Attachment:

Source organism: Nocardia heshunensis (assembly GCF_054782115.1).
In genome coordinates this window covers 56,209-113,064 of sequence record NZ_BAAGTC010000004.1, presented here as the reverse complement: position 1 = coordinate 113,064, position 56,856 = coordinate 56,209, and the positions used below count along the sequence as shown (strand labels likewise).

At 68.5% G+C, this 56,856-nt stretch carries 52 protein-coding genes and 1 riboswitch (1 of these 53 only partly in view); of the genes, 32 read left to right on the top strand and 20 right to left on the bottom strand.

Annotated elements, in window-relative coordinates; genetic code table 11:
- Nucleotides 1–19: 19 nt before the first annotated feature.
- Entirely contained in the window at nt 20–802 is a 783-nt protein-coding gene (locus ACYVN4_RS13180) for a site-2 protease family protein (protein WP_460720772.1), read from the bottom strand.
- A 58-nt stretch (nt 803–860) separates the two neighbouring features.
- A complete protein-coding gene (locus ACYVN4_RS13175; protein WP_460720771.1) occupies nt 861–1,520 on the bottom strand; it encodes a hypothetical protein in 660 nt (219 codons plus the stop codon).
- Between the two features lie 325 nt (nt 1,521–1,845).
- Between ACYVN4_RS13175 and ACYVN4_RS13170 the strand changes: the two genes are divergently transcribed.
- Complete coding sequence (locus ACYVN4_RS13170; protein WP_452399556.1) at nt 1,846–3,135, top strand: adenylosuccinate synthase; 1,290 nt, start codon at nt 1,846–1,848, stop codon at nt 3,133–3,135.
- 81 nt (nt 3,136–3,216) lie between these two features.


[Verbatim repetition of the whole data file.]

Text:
Source organism: Nocardia heshunensis (assembly GCF_054782115.1).
In genome coordinates this window covers 56,209-113,064 of sequence record NZ_BAAGTC010000004.1, presented here as the reverse complement: position 1 = coordinate 113,064, position 56,856 = coordinate 56,209, and the positions used below count along the sequence as shown (strand labels likewise).

At 68.5% G+C, this 56,856-nt stretch carries 52 protein-coding genes and 1 riboswitch (1 of these 53 only partly in view); of the genes, 32 read left to right on the top strand and 20 right to left on the bottom strand.

Annotated elements, in window-relative coordinates; genetic code table 11:
- Nucleotides 1–19: 19 nt before the first annotated feature.
- Entirely contained in the window at nt 20–802 is a 783-nt protein-coding gene (locus ACYVN4_RS13180) for a site-2 protease family protein (protein WP_460720772.1), read from the bottom strand.
- A 58-nt stretch (nt 803–860) separates the two neighbouring features.
- A complete protein-coding gene (locus ACYVN4_RS13175; protein WP_460720771.1) occupies nt 861–1,520 on the bottom strand; it encodes a hypothetical protein in 660 nt (219 codons plus the stop codon).
- Between the two features lie 325 nt (nt 1,521–1,845).
- Between ACYVN4_RS13175 and ACYVN4_RS13170 the strand changes: the two genes are divergently transcribed.
- Complete coding sequence (locus ACYVN4_RS13170; protein WP_452399556.1) at nt 1,846–3,135, top strand: adenylosuccinate synthase; 1,290 nt, start codon at nt 1,846–1,848, stop codon at nt 3,133–3,135.
- 81 nt (nt 3,136–3,216) lie between these two features.